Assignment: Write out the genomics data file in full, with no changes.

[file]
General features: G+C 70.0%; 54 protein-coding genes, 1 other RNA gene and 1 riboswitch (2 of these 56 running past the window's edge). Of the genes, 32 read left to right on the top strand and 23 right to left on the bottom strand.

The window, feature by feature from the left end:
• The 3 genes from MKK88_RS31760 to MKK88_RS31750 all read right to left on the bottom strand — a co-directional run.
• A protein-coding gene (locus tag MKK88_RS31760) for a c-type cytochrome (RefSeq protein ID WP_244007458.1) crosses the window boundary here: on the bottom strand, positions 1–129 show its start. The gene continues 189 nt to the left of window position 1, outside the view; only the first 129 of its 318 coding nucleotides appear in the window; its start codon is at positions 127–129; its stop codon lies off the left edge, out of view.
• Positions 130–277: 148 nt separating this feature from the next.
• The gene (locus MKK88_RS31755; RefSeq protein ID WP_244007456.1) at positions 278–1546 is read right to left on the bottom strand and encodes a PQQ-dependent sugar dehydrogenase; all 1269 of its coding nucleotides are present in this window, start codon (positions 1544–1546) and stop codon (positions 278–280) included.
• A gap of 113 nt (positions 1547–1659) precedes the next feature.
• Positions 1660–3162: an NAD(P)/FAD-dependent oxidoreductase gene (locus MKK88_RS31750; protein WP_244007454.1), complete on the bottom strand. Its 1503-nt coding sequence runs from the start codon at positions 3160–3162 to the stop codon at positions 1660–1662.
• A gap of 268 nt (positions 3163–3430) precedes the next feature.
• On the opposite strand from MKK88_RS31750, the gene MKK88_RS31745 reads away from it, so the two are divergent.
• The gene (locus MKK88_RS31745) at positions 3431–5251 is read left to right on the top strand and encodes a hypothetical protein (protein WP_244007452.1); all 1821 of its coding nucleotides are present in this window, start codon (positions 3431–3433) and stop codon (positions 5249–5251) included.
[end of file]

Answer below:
General features: G+C 70.0%; 54 protein-coding genes, 1 other RNA gene and 1 riboswitch (2 of these 56 running past the window's edge). Of the genes, 32 read left to right on the top strand and 23 right to left on the bottom strand.

The window, feature by feature from the left end:
• The 3 genes from MKK88_RS31760 to MKK88_RS31750 all read right to left on the bottom strand — a co-directional run.
• A protein-coding gene (locus tag MKK88_RS31760) for a c-type cytochrome (RefSeq protein ID WP_244007458.1) crosses the window boundary here: on the bottom strand, positions 1–129 show its start. The gene continues 189 nt to the left of window position 1, outside the view; only the first 129 of its 318 coding nucleotides appear in the window; its start codon is at positions 127–129; its stop codon lies off the left edge, out of view.
• Positions 130–277: 148 nt separating this feature from the next.
• The gene (locus MKK88_RS31755; RefSeq protein ID WP_244007456.1) at positions 278–1546 is read right to left on the bottom strand and encodes a PQQ-dependent sugar dehydrogenase; all 1269 of its coding nucleotides are present in this window, start codon (positions 1544–1546) and stop codon (positions 278–280) included.
• A gap of 113 nt (positions 1547–1659) precedes the next feature.
• Positions 1660–3162: an NAD(P)/FAD-dependent oxidoreductase gene (locus MKK88_RS31750; protein WP_244007454.1), complete on the bottom strand. Its 1503-nt coding sequence runs from the start codon at positions 3160–3162 to the stop codon at positions 1660–1662.
• A gap of 268 nt (positions 3163–3430) precedes the next feature.
• On the opposite strand from MKK88_RS31750, the gene MKK88_RS31745 reads away from it, so the two are divergent.
• The gene (locus MKK88_RS31745) at positions 3431–5251 is read left to right on the top strand and encodes a hypothetical protein (protein WP_244007452.1); all 1821 of its coding nucleotides are present in this window, start codon (positions 3431–3433) and stop codon (positions 5249–5251) included.